A group of U.S. and Canadian telemarketers agreed to pay $415,000 to settle Federal Trade Commission charges they were selling nonexistent credit cards to U.S. consumers. The defendants are banned from selling credit-related products through telemarketing and must stop trying to deceive consumers into giving out their financial information, the FTC said.
The defendants ran their operation from Palm Beach, FL, and Montreal. The corporations, all based in Florida, are Sun Spectrum Communications Organization Inc., North American Communications Organization Inc., WWCI2002 Inc., and their principals, William H. Martell and Tracey A. Bascove. The Canadian corporation was 9106-7843 Quebec Inc. Its principals are Mitchel Kastner, Ronald Corber and Jason Kastner.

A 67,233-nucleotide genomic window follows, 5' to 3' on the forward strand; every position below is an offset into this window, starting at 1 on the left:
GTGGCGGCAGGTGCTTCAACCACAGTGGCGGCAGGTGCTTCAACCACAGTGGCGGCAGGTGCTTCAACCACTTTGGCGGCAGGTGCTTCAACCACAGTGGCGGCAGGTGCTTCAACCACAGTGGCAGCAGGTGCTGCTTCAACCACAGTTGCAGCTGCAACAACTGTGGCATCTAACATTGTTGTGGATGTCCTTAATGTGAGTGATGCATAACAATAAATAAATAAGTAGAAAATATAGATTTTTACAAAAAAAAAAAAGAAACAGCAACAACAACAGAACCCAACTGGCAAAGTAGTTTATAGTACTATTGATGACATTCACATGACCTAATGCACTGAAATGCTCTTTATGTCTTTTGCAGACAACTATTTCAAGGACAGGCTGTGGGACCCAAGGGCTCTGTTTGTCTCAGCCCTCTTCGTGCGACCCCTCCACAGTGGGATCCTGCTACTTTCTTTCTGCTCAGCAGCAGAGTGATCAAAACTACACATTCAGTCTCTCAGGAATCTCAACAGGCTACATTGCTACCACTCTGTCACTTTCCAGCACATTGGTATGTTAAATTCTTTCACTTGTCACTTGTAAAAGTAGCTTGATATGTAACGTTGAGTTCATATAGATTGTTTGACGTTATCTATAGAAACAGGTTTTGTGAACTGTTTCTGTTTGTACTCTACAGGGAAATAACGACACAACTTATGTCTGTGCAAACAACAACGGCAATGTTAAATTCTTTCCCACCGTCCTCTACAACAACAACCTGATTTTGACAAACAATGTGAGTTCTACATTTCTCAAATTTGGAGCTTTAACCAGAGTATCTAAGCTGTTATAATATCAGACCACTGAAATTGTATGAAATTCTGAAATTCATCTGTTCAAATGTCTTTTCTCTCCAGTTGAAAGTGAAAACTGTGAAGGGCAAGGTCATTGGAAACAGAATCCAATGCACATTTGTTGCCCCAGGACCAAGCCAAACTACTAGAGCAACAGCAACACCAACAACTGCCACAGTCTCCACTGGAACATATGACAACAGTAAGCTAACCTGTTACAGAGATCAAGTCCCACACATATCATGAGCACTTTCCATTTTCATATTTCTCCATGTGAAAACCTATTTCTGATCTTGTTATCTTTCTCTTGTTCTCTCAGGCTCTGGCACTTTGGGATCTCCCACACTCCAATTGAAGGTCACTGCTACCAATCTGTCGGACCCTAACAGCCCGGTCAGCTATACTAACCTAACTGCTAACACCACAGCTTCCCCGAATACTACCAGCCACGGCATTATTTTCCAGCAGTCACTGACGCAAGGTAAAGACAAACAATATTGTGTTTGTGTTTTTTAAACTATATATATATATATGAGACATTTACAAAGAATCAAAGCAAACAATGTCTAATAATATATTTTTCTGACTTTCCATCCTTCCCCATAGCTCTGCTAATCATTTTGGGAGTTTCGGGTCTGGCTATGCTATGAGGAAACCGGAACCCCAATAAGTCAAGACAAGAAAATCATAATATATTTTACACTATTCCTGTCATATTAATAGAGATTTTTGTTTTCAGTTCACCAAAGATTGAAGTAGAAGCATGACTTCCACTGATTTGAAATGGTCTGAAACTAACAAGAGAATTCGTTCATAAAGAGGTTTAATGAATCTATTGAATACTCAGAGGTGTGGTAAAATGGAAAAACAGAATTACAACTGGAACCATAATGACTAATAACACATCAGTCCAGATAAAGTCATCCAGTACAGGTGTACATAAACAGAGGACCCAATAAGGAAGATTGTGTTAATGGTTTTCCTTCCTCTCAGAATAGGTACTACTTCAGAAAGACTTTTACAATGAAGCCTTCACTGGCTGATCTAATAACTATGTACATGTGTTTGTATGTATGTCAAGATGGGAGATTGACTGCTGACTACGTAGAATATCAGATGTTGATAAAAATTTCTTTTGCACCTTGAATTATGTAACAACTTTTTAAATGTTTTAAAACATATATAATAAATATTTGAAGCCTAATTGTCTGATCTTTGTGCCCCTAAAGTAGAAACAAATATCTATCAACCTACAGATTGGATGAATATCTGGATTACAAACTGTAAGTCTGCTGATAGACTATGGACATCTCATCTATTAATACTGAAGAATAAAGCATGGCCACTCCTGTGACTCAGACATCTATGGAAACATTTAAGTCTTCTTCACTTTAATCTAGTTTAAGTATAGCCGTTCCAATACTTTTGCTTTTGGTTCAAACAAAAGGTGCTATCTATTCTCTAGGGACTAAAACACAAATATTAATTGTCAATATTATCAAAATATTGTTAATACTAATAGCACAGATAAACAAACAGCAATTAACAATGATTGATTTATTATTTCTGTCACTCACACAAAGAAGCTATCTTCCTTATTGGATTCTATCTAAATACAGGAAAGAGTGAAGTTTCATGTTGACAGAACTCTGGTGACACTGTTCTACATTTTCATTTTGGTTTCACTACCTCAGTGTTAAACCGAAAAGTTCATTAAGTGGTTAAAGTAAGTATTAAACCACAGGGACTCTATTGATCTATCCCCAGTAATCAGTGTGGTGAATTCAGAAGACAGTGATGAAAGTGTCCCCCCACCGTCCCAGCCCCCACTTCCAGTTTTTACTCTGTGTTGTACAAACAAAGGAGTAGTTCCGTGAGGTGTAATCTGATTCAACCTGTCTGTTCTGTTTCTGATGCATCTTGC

When calling consumers, the defendants used fictitious business names, including “Royal Credit Solutions,” “Imperial Consumer Services” and “Beneficial Client Care.”
According to the commission, the defendants targeted consumers with poor credit, offering major credit cards with $2,500 limit for an advance fee of $197 to $300. The telemarketers claimed to have information showing consumers recently had been denied credit and pitched the credit card offer as a means of improving their credit rating, the FTC alleged.
The defendants also requested information about consumers’ bank accounts and social security numbers. They also misrepresented their ability and authority to issue major credit cards, the FTC said.
Consumers who paid fees never received cards. Some received a package containing a credit repair book with coupons, a list of banks that issue credit cards and other materials, the FTC said.